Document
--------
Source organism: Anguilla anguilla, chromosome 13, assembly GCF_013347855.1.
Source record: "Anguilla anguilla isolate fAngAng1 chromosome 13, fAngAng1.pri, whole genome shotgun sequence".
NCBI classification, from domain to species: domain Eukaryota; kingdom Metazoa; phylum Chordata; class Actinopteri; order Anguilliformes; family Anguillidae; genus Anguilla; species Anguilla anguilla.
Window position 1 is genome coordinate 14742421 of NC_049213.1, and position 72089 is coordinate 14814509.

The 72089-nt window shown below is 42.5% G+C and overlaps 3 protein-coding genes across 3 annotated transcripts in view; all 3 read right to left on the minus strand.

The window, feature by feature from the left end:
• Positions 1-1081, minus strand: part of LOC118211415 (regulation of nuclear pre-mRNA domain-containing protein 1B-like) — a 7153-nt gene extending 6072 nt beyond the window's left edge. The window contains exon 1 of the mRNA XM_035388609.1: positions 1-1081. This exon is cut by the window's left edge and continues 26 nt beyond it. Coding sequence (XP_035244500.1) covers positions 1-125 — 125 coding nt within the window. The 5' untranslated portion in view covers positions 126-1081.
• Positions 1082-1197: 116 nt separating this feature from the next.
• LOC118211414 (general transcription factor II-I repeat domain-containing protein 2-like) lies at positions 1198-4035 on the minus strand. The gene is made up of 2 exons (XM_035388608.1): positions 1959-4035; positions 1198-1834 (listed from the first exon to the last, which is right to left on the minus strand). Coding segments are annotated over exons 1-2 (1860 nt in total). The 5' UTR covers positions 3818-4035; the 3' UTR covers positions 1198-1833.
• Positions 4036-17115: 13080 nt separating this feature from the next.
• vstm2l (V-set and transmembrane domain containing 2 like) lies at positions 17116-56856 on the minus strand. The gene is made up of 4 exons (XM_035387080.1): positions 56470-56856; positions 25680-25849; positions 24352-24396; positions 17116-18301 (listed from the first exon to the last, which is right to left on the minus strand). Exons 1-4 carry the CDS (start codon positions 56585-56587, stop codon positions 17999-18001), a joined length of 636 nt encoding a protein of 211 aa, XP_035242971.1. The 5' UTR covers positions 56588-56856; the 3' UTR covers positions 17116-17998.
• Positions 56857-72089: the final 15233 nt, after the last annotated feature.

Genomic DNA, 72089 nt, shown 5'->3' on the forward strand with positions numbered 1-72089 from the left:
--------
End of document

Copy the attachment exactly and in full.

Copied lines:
Source organism: Anguilla anguilla, chromosome 13, assembly GCF_013347855.1.
Source record: "Anguilla anguilla isolate fAngAng1 chromosome 13, fAngAng1.pri, whole genome shotgun sequence".
NCBI classification, from domain to species: domain Eukaryota; kingdom Metazoa; phylum Chordata; class Actinopteri; order Anguilliformes; family Anguillidae; genus Anguilla; species Anguilla anguilla.
Window position 1 is genome coordinate 14742421 of NC_049213.1, and position 72089 is coordinate 14814509.

The 72089-nt window shown below is 42.5% G+C and overlaps 3 protein-coding genes across 3 annotated transcripts in view; all 3 read right to left on the minus strand.

The window, feature by feature from the left end:
• Positions 1-1081, minus strand: part of LOC118211415 (regulation of nuclear pre-mRNA domain-containing protein 1B-like) — a 7153-nt gene extending 6072 nt beyond the window's left edge. The window contains exon 1 of the mRNA XM_035388609.1: positions 1-1081. This exon is cut by the window's left edge and continues 26 nt beyond it. Coding sequence (XP_035244500.1) covers positions 1-125 — 125 coding nt within the window. The 5' untranslated portion in view covers positions 126-1081.
• Positions 1082-1197: 116 nt separating this feature from the next.
• LOC118211414 (general transcription factor II-I repeat domain-containing protein 2-like) lies at positions 1198-4035 on the minus strand. The gene is made up of 2 exons (XM_035388608.1): positions 1959-4035; positions 1198-1834 (listed from the first exon to the last, which is right to left on the minus strand). Coding segments are annotated over exons 1-2 (1860 nt in total). The 5' UTR covers positions 3818-4035; the 3' UTR covers positions 1198-1833.
• Positions 4036-17115: 13080 nt separating this feature from the next.
• vstm2l (V-set and transmembrane domain containing 2 like) lies at positions 17116-56856 on the minus strand. The gene is made up of 4 exons (XM_035387080.1): positions 56470-56856; positions 25680-25849; positions 24352-24396; positions 17116-18301 (listed from the first exon to the last, which is right to left on the minus strand). Exons 1-4 carry the CDS (start codon positions 56585-56587, stop codon positions 17999-18001), a joined length of 636 nt encoding a protein of 211 aa, XP_035242971.1. The 5' UTR covers positions 56588-56856; the 3' UTR covers positions 17116-17998.
• Positions 56857-72089: the final 15233 nt, after the last annotated feature.

Genomic DNA, 72089 nt, shown 5'->3' on the forward strand with positions numbered 1-72089 from the left: